Here is a quick little book review I put together for one of my favorite language books:
Language Death, by David Crystal, is at once a practical handbook, a scholarly analysis of a sociolinguistic phenomenon, and a call to action, all in a thoughtful and highly readable 166 pages. Crystal starts by quickly covering topics such as how linguists count languages and how languages come to be classified as “endangered,” before examining causes of language endangerment. His main thrust, though, is pragmatic; his largest chapters cover the topics of “Why should we care?,” “Where do we begin?” and “What can be done?”
As someone very much interested in language preservation and revitalization, I found this book to be a remarkable primer on the subject. It is an excellent introductory text, suitable for non-specialists but detailed enough for budding linguists. The bibliography itself is a goldmine for anyone interested in further research within this field, and Crystal also includes an extensive (if perhaps somewhat out-of-date) list of organizations who are working on language documentation and revitalization all over the world as an Appendix. What I really appreciated about it was Crystal’s demand for action, which is both sensible and passionate. After firmly establishing the reasons we should care about this crisis, he provides specific, tangible steps that can be taken to prevent and even reverse the forces of linguistic extinction, everything from public awareness to fundraising to technical documentation. Every concerned citizen, linguist or not, has a role to play.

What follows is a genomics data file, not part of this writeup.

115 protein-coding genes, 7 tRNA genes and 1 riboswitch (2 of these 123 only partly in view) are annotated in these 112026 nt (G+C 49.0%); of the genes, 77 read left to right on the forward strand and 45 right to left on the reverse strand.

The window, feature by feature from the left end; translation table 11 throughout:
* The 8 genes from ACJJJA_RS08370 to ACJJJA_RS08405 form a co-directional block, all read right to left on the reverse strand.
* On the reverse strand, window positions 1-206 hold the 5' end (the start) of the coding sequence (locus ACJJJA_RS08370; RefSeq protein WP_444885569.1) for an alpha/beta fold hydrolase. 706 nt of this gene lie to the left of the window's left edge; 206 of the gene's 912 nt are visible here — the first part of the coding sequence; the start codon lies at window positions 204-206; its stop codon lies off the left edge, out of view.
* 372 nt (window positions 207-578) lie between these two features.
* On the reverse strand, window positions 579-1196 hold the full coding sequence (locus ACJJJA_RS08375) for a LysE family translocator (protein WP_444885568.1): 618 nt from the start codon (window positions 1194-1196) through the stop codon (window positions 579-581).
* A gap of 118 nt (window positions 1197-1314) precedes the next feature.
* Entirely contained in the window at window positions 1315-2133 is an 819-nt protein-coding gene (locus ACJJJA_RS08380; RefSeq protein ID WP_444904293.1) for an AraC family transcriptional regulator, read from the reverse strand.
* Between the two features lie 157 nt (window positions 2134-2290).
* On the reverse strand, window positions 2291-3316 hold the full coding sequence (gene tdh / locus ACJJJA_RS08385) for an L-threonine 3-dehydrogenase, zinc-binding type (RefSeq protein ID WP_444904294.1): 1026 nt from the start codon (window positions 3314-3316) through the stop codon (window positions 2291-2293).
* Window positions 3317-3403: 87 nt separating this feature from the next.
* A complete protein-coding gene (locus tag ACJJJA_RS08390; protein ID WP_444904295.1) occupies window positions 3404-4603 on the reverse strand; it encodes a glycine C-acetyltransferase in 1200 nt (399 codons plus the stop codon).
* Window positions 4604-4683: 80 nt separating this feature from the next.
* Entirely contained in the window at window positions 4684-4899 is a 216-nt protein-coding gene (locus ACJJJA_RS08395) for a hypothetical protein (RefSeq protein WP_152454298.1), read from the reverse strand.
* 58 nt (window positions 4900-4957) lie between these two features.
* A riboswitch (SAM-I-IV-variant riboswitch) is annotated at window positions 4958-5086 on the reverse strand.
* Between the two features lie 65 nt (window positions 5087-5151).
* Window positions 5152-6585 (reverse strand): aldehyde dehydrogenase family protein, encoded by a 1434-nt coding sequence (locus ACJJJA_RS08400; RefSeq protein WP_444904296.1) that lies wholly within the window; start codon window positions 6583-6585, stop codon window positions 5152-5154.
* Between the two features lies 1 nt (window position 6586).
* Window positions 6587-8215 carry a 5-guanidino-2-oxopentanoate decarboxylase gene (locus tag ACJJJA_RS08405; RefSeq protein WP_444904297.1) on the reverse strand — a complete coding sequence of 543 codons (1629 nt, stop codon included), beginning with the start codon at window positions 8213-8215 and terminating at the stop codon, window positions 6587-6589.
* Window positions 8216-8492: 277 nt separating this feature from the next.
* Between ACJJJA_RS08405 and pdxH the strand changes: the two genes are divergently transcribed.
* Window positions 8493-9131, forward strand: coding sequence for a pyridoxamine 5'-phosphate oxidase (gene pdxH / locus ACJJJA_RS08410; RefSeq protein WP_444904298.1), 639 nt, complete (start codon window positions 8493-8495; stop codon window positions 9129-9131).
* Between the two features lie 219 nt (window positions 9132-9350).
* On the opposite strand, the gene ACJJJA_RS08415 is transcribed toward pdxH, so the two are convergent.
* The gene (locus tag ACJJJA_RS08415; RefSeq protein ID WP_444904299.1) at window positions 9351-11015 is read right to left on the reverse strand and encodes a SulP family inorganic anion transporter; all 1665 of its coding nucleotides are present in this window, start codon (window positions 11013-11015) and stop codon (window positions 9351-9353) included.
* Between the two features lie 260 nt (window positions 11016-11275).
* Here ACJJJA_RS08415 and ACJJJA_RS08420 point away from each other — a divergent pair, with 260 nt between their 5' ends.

Interested in more book recommendations for language lovers? Check out the list I put together on Goodreads! Find some new recommendations, and vote to add your own!
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